Leadership and responses to the coronavirus

Author: Editorial Board, ANU

In every crisis, there’s opportunity. The legacies of political leaders are often defined by how they handle crises. The new coronavirus (COVID-19) epidemic is such a crisis and demands leadership to prevent the spread of new infections and to allay public panic that amplifies damage to health outcomes and the economy.

The initial response in China highlights the flaws of authoritarian systems that curtail free speech. When Dr Li Wenliang at the Wuhan Central Hospital attempted to sound the alarm he was censored and admonished for his efforts. Public grief and anger exploded on Chinese social media after his death five weeks later from the virus and calls for freedom of speech momentarily evaded censorship.

Even worse, argues Ryan Manuel, is that ‘Wuhan authorities failed to prepare a health system response and were preoccupied with a major political conference’ that lost crucial weeks in containing the virus at its epicentre. Local officials were slow to sound the alarm. In the months since China has significantly curbed the spread of COVID-19 within its borders by putting entire cities on lock-down on a scale never before seen, affecting the movement and everyday life of over half a billion people.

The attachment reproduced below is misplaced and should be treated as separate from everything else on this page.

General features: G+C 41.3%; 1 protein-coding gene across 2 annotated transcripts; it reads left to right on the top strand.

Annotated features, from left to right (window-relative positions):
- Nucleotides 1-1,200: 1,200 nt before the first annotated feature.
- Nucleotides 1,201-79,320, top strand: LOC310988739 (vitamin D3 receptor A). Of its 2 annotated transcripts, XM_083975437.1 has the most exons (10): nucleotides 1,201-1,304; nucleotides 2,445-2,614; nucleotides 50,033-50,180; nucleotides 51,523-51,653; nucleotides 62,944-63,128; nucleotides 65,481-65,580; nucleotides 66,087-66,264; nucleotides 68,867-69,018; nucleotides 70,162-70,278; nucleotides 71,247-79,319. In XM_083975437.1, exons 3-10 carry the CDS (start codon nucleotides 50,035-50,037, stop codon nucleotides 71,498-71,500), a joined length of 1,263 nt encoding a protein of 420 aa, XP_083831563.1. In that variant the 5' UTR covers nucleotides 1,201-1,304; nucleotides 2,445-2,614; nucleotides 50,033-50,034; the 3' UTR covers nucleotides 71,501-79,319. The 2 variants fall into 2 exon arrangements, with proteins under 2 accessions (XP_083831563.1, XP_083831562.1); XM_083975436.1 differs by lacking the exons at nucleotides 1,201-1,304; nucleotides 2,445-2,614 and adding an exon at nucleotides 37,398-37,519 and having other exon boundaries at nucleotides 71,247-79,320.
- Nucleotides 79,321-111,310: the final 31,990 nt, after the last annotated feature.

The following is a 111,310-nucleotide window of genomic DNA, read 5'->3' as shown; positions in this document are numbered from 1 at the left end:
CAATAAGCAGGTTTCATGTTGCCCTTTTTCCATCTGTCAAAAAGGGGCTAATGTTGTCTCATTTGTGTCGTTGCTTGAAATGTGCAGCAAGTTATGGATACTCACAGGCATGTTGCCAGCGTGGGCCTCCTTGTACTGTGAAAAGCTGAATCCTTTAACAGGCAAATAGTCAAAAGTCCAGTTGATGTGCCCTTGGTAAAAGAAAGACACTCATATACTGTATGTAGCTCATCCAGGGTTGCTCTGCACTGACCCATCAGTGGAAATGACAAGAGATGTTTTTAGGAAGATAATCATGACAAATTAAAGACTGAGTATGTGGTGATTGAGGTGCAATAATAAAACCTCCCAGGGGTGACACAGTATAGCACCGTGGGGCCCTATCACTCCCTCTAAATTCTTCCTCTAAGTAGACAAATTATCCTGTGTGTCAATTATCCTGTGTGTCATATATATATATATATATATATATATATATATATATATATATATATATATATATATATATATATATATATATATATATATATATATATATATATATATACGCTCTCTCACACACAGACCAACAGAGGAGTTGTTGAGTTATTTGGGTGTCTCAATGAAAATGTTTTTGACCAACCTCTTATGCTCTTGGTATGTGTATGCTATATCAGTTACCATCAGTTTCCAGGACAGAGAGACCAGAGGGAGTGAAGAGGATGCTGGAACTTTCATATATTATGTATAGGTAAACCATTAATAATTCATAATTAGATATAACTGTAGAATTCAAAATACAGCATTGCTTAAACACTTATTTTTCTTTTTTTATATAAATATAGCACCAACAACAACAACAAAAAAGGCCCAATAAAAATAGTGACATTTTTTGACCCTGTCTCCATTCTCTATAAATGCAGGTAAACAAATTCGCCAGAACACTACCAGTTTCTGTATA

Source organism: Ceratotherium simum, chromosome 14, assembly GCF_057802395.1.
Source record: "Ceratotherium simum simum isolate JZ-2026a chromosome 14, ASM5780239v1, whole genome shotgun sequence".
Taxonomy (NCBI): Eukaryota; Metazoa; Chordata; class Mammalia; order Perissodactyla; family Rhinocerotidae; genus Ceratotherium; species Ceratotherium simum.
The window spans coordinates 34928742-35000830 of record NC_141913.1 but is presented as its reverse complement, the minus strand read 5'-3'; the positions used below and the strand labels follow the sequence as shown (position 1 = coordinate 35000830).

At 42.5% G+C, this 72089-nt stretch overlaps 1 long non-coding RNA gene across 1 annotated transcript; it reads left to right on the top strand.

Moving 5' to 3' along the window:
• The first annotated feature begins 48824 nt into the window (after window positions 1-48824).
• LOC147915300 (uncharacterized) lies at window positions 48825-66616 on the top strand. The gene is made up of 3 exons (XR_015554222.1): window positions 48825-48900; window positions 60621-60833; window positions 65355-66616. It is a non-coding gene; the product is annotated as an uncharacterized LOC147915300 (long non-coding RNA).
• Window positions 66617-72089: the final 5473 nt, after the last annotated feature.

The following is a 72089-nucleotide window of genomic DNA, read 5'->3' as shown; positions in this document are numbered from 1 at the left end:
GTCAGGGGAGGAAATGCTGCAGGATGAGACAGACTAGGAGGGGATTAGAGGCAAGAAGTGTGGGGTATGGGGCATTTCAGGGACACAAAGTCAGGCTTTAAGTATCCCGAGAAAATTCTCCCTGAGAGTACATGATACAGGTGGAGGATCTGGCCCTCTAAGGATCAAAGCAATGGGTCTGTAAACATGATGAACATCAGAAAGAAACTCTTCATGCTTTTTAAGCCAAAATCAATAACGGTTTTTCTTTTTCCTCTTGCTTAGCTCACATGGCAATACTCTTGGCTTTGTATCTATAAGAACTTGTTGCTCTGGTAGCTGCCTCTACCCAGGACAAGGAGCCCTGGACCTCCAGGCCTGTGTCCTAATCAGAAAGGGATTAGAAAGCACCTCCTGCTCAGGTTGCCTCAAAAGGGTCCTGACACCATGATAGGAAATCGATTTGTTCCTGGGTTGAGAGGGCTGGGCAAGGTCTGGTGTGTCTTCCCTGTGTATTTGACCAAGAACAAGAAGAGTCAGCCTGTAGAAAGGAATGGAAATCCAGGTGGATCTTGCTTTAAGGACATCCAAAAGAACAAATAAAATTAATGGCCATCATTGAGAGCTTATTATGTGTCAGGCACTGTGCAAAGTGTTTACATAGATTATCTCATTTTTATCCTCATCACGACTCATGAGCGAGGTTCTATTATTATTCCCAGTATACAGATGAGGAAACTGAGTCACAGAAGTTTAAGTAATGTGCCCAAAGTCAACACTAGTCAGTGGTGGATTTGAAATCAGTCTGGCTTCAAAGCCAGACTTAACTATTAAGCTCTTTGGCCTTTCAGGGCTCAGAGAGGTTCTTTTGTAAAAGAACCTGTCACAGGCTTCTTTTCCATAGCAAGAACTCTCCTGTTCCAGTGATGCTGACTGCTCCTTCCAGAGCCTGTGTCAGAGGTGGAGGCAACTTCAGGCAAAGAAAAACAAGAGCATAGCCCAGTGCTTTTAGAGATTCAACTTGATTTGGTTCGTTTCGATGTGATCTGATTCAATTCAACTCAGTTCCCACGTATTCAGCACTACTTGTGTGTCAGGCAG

Leadership and health systems in other countries around the region and world are now being tested — and with much more warning than the Chinese leadership got — in dealing with COVID-19.

In the United States, the Trump administration is sending mixed signals as it seeks to mitigate panic and emphasise that things are business as usual. That has slowed preparation, especially for testing suspected cases, and an outbreak in Washington state has already seen at least eleven people perish. More concerning is that the high price of testing under the US …continue reading